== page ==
|The TSS Hall Caine was built in
1912 at Coopernook on the Manning River on the Mid North Coast
of New South Wales. The new timber ship was almost 40 metres
long and displaced 214 tons. Built by D. Sullivan, the Hall
Caine was a coal powered steamship with twin engines. It had
a single boiler.
|A Photograph of
Sir Thomas Hall Caine
I presume that the ship was named after the famous English
author, Sir Thomas Henry Hall Caine. Sir Thomas was born in 1853
in Runcorn, Cheshire, UK. He was trained as an architectural
draughtsman, but became a journalist and gradually took up
literary work. His novels, some of which were set in the Isle of
Man, sold by the million, were made into plays and films, and
were translated into many languages, It is surprising that today
he is hardly known and that none of his books are currently in
print. He wrote the famous novels The Manxman, The
Christian (the first of his books to sell over a million
copies, it was staged and twice filmed. ) and The Prodigal
Son amongst many others. A number of other things were named
after him, including the Hall Caine Airfield in West
He moved his residence permanently to the Isle of Man in 1895
and was elected to the Manx House of Keys in 1903. He was made a
Knight of the British Empire in 1918, a Companion of Honour in
1922 and granted the Freedom of the Borough of Douglas in 1929.
He was created an Officer of the Order of Leopold by the Belgian
King in 1917. He died in his home at Greeba Castle in the Isle
of Man on 31 August 1931.
It is not known why the ship was named after Sir Thomas,
although he did write some poems about the sea.
The ship was used as a collier but at the moment I do not
know any more.
The TSS Hall Caine was owned by William Holyman and Sons
of Launceston, Tasmania.
The first mention I can find of the ship in a newspaper is
that on 31 December 1917 the Hall Caine arrived in
Brisbane from Sydney. On Tuesday 15 January 1918 was to sail
from Melbourne for Sydney but it appears she might not have left
till 17 January. On 24 January 1918 she left Sydney for
On 12 June 1918 she left Sydney for Brisbane. This seems to
imply that the ship was on a regular route from Melbourne to
Brisbane via Sydney and other ports.
On Monday 7 October 1918 the Hall Caine was to leave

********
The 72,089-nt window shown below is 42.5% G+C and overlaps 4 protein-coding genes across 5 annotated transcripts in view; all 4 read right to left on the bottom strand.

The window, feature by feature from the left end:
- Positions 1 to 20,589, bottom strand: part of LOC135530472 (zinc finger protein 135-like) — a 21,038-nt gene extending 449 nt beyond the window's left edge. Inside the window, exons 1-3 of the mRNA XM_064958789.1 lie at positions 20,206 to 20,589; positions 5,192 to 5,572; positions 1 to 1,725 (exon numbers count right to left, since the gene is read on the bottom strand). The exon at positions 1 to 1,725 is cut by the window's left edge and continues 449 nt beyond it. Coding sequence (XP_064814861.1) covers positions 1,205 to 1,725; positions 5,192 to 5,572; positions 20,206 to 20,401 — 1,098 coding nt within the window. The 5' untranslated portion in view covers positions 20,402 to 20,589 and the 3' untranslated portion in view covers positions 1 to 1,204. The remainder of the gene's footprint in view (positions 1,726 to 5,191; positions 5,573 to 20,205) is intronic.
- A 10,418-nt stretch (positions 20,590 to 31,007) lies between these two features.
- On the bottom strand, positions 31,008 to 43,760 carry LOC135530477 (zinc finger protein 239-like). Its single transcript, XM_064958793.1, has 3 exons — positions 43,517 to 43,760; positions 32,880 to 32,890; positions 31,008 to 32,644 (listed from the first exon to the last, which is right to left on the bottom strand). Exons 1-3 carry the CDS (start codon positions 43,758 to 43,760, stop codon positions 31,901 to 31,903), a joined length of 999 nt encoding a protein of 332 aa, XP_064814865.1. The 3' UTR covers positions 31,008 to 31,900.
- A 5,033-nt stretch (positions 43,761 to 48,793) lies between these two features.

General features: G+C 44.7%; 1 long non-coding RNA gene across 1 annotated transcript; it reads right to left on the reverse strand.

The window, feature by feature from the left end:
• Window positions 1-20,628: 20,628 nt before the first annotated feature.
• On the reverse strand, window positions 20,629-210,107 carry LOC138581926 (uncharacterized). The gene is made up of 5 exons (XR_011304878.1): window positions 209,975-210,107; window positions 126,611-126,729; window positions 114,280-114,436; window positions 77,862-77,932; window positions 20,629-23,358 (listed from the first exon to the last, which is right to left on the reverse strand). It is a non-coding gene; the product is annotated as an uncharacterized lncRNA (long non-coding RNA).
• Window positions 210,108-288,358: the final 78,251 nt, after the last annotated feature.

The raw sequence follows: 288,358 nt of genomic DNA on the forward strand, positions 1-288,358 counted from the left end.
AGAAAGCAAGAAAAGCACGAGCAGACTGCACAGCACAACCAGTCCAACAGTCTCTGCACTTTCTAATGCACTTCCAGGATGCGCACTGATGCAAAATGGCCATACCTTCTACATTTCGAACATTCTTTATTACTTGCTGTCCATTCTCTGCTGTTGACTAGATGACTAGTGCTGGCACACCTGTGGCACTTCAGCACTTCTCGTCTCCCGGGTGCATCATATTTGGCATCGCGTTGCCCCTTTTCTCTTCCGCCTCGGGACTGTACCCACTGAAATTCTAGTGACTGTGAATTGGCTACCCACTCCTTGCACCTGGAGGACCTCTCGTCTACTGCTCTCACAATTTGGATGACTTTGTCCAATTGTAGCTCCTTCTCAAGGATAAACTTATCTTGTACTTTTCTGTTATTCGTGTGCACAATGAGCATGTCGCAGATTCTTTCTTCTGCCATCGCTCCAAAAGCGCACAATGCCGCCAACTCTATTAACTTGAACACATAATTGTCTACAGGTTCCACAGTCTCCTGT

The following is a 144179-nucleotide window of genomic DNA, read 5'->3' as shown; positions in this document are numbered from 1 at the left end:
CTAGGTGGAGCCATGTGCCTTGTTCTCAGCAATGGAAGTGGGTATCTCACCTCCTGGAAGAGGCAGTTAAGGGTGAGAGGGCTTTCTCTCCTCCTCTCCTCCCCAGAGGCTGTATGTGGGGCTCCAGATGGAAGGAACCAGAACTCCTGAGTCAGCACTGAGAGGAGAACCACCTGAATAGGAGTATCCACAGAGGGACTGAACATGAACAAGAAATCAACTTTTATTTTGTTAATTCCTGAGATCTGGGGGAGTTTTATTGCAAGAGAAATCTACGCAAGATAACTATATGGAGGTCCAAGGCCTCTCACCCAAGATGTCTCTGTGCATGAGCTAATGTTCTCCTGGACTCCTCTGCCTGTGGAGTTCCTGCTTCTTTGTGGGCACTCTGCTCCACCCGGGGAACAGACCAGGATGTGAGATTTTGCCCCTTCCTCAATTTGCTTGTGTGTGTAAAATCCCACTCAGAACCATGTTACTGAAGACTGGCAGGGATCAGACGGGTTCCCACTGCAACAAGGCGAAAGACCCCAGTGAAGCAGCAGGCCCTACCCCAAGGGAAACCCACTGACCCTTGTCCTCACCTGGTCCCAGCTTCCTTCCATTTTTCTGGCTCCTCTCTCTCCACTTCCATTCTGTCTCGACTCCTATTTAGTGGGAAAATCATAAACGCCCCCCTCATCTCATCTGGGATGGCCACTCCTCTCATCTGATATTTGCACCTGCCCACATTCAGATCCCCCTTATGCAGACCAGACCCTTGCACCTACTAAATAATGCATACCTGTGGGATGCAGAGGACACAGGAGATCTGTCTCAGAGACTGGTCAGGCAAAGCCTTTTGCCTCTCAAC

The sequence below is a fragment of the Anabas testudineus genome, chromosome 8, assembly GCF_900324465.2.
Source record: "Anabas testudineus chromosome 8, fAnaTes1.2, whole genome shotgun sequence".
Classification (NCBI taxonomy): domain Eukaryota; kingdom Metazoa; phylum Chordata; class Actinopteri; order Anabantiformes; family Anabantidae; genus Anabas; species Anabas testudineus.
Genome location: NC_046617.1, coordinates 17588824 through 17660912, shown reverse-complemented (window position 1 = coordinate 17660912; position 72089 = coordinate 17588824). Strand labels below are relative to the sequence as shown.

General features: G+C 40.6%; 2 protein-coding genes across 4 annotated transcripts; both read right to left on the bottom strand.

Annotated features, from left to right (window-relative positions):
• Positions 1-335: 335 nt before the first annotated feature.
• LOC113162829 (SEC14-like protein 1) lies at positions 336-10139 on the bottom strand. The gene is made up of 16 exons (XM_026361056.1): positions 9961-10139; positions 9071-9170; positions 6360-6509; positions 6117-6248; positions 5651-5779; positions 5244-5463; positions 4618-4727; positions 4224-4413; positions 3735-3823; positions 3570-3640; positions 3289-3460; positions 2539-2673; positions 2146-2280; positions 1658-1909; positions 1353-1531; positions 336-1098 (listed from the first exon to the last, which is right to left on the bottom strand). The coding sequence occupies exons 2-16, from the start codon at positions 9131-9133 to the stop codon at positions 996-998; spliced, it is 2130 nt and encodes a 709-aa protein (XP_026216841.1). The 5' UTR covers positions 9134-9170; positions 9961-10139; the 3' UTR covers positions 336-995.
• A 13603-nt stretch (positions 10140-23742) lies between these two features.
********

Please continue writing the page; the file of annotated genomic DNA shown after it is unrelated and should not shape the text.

Melbourne, probably for King Island. However, another report I
found said it left Hobsons Bay (this is the bay immediately next
to the city of Melbourne) bound for Duck River, Smithton in
Tasmania (to the west of Stanley) at 5 pm on Tuesday 8 October
1918. It now appears that it was on a regular run as the next
week it did the same voyage and Friday 18 October 1918. On 27
October 1918 she returned to Melbourne.
For the next 11 years or so the Hall Caine plied this
route with apparently no trouble. At 9:00 am on Friday 26
October 1928 the Hall Caine passed Wilsons Promontory in
On Wednesday 17 September 1929 the Hall Caine was
removed from service and was kept in Melbourne and laid up. At
some time it appears she was moved to Launceston in Tasmania
where she was kept laid up. Here she was to stay for the next
three and a half years.
In the afternoon of 15 July 1933, the Hall Caine left
Low Head for Sydney. Low Head is the entrance to the Tamar River
which runs up to Launceston. As far as I can see, this was the
first voyage to Sydney since 1918. The reason for this trip
became apparent on Tuesday 18 July 1933 when it was announced
the the ship had been sold to Cam and Sons of Sydney. Cam and
Sons were operators of a large number of fishing trawlers,
including the SS Olive Cam and SS Goolgwai that
were later to sink near Eden and Malabar respectively. The
Hall Caine was to be used as a store ship for the trawlers.
In October 1933 the Hall Caine had engine trouble on a
trip from Newcastle to Sydney. The trawler SS Olive Cam
came to her rescue. On 6 November 1933 she left Sydney for
On Sunday 23 December 1934, a violent storm hit Sydney. On
Sydney Harbour, three small boats were capsized. The occupents
were rescued by the Water Police, a Manly ferry and the Hall
On 4 February 1936, the Hall Caine was forced to turn
back to Sydney after losing a tap from one of her seacocks.
On Wednesday 17 March 1937, the Sydney Morning Herald
reported heavy seas were pounding the NSW coast. Extremely heavy
rain was falling right along the coast, with floods around Coffs
Harbour and the Audley Weir in Royal National Park, southern
Sydney, closed due to flooding. It was reported that many places
had over 10 inches (250 mm) of rain in the preceding days.
At 10:55 am the Hall Caine left Sydney Harbour bound
for Lake Macquarie, just south of Newcastle. It was carrying a
cargo that included tea and drums of benzene. Its skipper was